Characterization of conserved Ubiquitin-modifying enzyme regulating innate immunity
My research group belong to Laurent Boyer lab where we focus on microbial virulence and inflammatory signaling in diseases. We use various experimental models ranging from invertebrate to mammalian systems to understand the molecular bases of innate immune response during infection. My group focuses on the importance of ubiquitination, a post-translational modification altering protein stability, location or activity, in innate immune system. Indeed, ubiquitination is a reaction positively and negatively regulated by hundreds of enzymes and involved in virtually all physiological processes. Its implication in innate immunity has been particularly well described for the regulation of the NFkB pathway (Iwai, Biochim Biophys Acta 2014). However, less is known about the role that ubiquitination play in regulating other innate immune pathways. C. elegans has evolved an NFkB-independent innate immune system. We have previously identified the HLH-30 transcription factor as a key conserved immune regulator providing host defense against the human pathogen S. aureus (Visvikis et al. Immunity 2014). Our research aims at identifying and characterizing Ubiquitin-modifying enzymes regulating the HLH-30/TFEB-dependent immune response. Using RNAi-Seq analysis and fluorescent-reporter based cherry pick RNAi screen, we are identifying upstream regulating and downstream effector ubiquitin-modifying enzymes that modulate innate immune responses and host defense in C. elegans. Making use of mammalian experimental systems, we aim at identifying the conserved immune regulatory factors also providing host defense against infection in vertebrate model.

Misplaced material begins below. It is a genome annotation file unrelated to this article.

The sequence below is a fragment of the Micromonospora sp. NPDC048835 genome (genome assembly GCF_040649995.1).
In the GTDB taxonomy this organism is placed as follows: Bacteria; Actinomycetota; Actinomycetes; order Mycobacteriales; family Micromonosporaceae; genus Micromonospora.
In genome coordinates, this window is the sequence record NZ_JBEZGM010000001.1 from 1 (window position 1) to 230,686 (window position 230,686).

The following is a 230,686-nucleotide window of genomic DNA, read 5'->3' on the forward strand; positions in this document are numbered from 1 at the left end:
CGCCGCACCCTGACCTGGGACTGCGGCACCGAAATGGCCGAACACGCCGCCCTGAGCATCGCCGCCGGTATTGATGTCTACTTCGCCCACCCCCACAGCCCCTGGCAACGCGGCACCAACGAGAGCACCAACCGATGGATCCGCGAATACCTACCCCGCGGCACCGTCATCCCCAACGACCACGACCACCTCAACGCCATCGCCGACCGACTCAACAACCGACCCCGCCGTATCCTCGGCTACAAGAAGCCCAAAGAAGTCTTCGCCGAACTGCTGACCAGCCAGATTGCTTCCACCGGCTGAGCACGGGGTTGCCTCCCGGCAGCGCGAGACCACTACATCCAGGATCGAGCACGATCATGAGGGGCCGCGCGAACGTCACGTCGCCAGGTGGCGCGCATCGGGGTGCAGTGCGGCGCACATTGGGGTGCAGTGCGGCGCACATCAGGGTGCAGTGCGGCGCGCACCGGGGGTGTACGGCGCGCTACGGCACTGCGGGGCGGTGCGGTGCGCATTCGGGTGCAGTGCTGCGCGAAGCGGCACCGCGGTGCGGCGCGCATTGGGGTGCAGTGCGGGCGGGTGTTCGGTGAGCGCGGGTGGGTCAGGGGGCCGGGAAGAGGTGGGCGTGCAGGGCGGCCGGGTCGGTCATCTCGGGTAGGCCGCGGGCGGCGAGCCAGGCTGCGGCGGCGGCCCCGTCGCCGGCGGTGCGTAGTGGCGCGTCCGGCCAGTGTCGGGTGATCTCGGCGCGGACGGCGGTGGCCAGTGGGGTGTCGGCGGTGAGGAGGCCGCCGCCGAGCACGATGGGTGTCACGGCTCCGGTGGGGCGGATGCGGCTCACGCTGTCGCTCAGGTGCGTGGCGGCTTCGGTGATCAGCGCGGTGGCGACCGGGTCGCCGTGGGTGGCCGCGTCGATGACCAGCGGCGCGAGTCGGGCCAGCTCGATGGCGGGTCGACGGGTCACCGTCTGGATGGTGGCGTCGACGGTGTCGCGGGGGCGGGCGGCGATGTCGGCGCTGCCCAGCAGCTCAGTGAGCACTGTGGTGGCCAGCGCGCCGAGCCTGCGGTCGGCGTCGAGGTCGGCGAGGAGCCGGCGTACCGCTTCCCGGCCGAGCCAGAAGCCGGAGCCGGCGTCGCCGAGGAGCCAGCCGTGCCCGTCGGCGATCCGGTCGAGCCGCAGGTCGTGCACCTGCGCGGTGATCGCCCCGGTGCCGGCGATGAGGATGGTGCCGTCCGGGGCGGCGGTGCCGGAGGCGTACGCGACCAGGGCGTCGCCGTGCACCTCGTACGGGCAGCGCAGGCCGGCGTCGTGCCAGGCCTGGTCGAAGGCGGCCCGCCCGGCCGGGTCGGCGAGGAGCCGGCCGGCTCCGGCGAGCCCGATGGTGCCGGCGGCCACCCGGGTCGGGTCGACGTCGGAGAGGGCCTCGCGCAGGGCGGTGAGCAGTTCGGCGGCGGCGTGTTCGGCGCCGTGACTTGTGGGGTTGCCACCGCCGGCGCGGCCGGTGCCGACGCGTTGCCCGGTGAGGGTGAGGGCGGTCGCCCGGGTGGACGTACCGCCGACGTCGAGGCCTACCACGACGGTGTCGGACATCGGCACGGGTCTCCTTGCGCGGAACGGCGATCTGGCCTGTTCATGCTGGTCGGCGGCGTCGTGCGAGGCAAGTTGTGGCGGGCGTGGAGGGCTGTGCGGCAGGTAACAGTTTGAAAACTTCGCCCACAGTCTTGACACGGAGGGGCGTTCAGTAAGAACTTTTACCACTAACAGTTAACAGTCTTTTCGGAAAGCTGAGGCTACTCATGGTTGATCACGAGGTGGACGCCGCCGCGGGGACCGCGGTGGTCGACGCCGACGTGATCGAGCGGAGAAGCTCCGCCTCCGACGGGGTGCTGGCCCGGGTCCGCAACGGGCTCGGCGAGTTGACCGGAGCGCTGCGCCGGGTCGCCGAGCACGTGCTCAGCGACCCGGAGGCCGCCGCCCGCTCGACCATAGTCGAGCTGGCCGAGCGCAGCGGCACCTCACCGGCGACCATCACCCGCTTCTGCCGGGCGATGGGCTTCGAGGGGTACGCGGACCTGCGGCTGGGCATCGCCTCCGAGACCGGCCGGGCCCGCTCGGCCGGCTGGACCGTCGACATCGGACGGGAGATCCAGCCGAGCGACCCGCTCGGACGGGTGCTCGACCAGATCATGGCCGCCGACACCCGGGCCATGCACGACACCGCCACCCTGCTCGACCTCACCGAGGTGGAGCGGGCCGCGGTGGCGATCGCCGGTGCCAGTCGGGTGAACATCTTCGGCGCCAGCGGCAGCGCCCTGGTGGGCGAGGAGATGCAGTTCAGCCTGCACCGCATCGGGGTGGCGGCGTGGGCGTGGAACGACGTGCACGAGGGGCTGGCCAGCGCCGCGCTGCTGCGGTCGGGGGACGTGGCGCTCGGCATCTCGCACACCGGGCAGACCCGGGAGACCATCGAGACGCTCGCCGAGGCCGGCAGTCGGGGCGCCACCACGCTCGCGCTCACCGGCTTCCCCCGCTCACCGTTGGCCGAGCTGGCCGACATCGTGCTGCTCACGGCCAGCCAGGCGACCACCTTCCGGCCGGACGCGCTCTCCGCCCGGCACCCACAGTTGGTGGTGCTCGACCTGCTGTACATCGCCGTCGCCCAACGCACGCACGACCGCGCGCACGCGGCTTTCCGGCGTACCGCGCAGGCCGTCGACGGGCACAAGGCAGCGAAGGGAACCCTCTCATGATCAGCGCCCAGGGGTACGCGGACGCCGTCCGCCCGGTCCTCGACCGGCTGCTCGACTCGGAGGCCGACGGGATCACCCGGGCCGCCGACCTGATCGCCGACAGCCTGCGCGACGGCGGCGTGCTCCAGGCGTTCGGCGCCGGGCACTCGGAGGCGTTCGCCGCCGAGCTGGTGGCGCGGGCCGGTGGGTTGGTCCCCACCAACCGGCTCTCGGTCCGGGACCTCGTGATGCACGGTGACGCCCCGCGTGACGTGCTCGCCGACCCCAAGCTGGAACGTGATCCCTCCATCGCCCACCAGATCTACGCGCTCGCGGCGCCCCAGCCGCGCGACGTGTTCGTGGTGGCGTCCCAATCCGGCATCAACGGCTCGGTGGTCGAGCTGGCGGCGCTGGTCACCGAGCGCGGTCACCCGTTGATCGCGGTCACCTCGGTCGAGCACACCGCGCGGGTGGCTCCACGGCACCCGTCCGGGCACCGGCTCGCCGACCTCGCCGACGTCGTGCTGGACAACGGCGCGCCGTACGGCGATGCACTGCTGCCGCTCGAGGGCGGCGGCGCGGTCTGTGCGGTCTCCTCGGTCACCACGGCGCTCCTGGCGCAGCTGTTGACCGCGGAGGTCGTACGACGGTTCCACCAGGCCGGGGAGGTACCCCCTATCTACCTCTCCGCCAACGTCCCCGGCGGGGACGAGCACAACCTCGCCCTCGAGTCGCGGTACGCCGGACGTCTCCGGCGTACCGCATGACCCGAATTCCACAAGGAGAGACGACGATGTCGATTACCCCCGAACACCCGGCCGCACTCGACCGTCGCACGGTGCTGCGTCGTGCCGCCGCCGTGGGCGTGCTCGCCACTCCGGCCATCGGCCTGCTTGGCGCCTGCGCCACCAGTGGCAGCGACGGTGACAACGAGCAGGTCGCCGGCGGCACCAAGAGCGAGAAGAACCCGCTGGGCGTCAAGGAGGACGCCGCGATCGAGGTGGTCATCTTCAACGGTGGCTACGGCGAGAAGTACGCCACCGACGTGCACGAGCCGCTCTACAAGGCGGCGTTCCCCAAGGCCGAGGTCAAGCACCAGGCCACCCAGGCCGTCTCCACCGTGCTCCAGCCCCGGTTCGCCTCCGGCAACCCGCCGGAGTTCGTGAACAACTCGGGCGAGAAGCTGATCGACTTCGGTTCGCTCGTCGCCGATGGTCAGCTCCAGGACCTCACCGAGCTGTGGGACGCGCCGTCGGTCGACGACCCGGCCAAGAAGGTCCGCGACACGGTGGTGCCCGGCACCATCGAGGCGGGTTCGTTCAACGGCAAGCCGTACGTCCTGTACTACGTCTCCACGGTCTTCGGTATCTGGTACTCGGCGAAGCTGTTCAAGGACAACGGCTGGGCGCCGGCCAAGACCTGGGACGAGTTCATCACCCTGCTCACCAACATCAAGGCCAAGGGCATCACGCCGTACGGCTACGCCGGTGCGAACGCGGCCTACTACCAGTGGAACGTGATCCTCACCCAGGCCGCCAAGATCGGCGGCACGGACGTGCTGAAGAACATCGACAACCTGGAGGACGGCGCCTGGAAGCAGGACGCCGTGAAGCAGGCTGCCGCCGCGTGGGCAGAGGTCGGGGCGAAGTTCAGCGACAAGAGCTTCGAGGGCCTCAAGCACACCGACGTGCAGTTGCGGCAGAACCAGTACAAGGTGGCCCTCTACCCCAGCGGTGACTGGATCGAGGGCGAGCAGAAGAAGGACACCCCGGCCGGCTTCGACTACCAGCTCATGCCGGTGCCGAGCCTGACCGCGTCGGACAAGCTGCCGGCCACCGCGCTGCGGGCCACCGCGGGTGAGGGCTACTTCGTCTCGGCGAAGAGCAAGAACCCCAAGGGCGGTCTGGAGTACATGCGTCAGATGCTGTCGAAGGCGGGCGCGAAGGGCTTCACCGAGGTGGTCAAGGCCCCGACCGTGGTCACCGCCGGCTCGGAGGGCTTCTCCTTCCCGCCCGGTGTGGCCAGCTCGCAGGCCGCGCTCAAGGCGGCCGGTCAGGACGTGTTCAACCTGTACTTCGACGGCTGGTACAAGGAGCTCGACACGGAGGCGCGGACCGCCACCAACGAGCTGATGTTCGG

Start Lab in 2015